Alberta launches support for indigenous groups to enter energy sector
Alberta Bill 14, the Alberta Indigenous Opportunities Corporation Act introduced recently, would set up a first-of-its-kind Crown corporation to facilitate Indigenous investments and job creation. The AIOC would make it easier for Indigenous communities to access funding, invest in major natural resources development projects and fuel their prosperity while helping to grow Alberta's natural resource sectors.
"Indigenous people in Alberta deserve a government that will be a true partner in creating new opportunities so that the First Nations who call this land home can take full advantage of the natural resources that enrich this province. We want to empower Indigenous communities so they can lift their people out of poverty and become full partners in prosperity," said Alberta Premier Jason Kenney.
Indigenous communities have faced challenges in getting financing for mid- to large-scale investments. The federal Indian Act continues to limit land-use rules, like sales, transfers or use of land for collateral.
"This new Crown corporation is a bold and innovative way of building relationships with Indigenous communities to get natural resource projects moving forward and get Alberta's economy back to work. The returns on these investments can help fund the community programs and services the Indigenous communities want," said Rick Wilson, Minister of Indigenous Relations.
First Nations groups have expressed their support for the province's move. Numerous groups have come forward to express interest in working on various energy projects in recent years, and the support has proven popular.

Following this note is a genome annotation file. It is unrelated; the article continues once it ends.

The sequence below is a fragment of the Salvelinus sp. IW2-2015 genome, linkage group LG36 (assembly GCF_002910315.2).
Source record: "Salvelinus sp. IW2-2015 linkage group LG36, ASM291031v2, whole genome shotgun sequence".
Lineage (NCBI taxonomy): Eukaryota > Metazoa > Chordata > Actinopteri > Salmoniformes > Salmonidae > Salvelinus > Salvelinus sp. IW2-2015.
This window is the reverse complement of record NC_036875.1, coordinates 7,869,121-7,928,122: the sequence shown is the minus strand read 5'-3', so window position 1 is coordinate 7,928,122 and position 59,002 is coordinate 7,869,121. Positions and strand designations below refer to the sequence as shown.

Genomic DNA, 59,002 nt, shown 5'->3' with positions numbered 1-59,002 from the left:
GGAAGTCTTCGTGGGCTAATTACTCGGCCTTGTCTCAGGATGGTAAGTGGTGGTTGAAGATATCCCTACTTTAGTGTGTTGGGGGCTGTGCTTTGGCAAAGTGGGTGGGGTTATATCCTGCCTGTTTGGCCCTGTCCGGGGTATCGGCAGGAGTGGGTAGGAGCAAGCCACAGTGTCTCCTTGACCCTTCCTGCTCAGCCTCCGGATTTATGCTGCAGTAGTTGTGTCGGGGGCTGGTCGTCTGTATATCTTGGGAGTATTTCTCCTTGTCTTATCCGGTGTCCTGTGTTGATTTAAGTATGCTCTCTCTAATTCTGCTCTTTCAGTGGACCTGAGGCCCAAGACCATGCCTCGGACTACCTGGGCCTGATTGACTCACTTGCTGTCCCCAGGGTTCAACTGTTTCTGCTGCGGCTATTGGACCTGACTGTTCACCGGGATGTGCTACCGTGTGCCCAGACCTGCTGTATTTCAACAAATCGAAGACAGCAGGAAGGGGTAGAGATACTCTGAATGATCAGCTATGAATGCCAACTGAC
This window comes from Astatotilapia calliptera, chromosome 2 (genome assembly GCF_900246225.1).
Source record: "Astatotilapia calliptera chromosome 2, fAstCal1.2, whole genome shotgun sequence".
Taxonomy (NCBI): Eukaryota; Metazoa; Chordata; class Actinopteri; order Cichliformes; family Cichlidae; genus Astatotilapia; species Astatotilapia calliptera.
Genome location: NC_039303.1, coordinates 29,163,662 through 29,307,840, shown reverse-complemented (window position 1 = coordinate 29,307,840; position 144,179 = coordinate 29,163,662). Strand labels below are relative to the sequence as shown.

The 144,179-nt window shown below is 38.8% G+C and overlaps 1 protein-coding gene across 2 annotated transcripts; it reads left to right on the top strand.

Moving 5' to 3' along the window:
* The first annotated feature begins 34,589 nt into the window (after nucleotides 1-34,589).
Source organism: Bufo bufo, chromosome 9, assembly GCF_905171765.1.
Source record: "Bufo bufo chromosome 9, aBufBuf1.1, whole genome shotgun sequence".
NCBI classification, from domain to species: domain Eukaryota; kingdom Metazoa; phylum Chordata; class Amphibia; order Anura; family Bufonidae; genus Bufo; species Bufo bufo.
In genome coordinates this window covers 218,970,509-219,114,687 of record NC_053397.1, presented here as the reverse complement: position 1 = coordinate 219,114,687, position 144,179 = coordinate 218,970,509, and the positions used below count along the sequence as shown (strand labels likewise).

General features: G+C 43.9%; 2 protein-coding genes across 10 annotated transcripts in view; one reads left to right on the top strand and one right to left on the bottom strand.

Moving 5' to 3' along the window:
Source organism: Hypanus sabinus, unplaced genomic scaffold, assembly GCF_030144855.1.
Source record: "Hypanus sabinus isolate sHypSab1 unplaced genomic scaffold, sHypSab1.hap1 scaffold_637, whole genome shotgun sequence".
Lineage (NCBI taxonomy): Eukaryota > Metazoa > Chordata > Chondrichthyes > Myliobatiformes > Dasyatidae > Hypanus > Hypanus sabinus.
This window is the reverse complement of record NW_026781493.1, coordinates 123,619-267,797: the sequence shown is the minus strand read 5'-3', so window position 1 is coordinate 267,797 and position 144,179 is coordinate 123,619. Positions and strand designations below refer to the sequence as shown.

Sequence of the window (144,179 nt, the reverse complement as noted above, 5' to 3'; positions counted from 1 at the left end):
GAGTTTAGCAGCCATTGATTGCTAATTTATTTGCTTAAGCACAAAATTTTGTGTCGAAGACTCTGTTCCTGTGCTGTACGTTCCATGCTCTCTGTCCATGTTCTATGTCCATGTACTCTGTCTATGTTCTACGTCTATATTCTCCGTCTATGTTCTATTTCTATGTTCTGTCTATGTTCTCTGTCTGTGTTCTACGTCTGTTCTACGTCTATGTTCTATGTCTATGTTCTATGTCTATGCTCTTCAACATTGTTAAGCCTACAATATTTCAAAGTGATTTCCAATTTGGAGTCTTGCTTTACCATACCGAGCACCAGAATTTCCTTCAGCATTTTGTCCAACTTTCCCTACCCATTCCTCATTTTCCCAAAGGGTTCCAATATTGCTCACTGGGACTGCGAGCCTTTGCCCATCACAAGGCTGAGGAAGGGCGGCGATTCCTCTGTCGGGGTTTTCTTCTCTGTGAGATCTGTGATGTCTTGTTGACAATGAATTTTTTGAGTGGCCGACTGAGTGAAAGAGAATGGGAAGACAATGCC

"The Métis people of Alberta have long been involved in the resources sector, and are pleased to see this type of proactive work from the province," said Herb Lehr, president, Metis Settlements General Council.
"It is no secret that there is immense interest from the First Nations of this country to own big resource sector projects. This initiative will go a long ways to accomplish that," commented Calvin Helin, president, Eagle Spirit Energy Holding Ltd.
Stephen Buffalo, president and CEO of the Indian Resource Council, said "The Indian Resource Council is incredibly gratified to Premier Kenney and Minister Wilson for their leadership on getting the AIOC up and running."
The AIOC is designed to increase access to capital for Indigenous communities, and provide them with the support they need to get involved in viable projects.
In his first 50 days in office, Premier Jason Kenney hosted the first cabinet meeting with all First Nations chiefs since February 2015.
Introducing the $10-million Indigenous Litigation Fund was another promise kept to stand up for Indigenous peoples' prosperity.
The Alberta government and Blackfoot Confederacy signed a relationship agreement that will have both parties working closely on issues of mutual concern and continued collaboration.